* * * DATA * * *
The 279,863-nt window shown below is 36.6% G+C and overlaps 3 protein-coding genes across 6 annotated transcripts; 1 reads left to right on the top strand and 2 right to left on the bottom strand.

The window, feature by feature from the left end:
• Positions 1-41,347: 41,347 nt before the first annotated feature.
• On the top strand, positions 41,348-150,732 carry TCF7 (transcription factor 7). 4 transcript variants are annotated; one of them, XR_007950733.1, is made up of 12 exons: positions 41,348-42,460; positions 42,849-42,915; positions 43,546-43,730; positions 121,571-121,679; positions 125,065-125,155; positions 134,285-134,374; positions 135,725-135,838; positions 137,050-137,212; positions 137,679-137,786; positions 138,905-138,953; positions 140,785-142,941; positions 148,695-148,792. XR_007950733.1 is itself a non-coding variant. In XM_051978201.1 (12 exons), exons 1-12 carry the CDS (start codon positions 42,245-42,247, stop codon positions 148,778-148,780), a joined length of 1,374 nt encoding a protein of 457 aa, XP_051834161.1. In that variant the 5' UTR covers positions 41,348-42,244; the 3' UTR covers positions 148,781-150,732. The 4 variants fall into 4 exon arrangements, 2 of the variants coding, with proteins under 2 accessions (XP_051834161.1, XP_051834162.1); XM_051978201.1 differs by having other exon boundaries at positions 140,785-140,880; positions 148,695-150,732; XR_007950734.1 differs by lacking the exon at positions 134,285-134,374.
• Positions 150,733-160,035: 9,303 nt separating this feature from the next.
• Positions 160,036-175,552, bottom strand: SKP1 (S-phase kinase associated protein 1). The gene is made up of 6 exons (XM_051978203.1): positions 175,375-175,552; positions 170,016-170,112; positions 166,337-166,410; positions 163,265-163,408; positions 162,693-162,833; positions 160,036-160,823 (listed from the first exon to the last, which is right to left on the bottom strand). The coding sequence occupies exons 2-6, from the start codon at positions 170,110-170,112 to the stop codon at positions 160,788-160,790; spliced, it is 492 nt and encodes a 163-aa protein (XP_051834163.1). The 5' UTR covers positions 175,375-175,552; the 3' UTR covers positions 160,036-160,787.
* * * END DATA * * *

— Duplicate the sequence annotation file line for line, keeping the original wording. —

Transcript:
The 279,863-nt window shown below is 36.6% G+C and overlaps 3 protein-coding genes across 6 annotated transcripts; 1 reads left to right on the top strand and 2 right to left on the bottom strand.

The window, feature by feature from the left end:
• Positions 1-41,347: 41,347 nt before the first annotated feature.
• On the top strand, positions 41,348-150,732 carry TCF7 (transcription factor 7). 4 transcript variants are annotated; one of them, XR_007950733.1, is made up of 12 exons: positions 41,348-42,460; positions 42,849-42,915; positions 43,546-43,730; positions 121,571-121,679; positions 125,065-125,155; positions 134,285-134,374; positions 135,725-135,838; positions 137,050-137,212; positions 137,679-137,786; positions 138,905-138,953; positions 140,785-142,941; positions 148,695-148,792. XR_007950733.1 is itself a non-coding variant. In XM_051978201.1 (12 exons), exons 1-12 carry the CDS (start codon positions 42,245-42,247, stop codon positions 148,778-148,780), a joined length of 1,374 nt encoding a protein of 457 aa, XP_051834161.1. In that variant the 5' UTR covers positions 41,348-42,244; the 3' UTR covers positions 148,781-150,732. The 4 variants fall into 4 exon arrangements, 2 of the variants coding, with proteins under 2 accessions (XP_051834161.1, XP_051834162.1); XM_051978201.1 differs by having other exon boundaries at positions 140,785-140,880; positions 148,695-150,732; XR_007950734.1 differs by lacking the exon at positions 134,285-134,374.
• Positions 150,733-160,035: 9,303 nt separating this feature from the next.
• Positions 160,036-175,552, bottom strand: SKP1 (S-phase kinase associated protein 1). The gene is made up of 6 exons (XM_051978203.1): positions 175,375-175,552; positions 170,016-170,112; positions 166,337-166,410; positions 163,265-163,408; positions 162,693-162,833; positions 160,036-160,823 (listed from the first exon to the last, which is right to left on the bottom strand). The coding sequence occupies exons 2-6, from the start codon at positions 170,110-170,112 to the stop codon at positions 160,788-160,790; spliced, it is 492 nt and encodes a 163-aa protein (XP_051834163.1). The 5' UTR covers positions 175,375-175,552; the 3' UTR covers positions 160,036-160,787.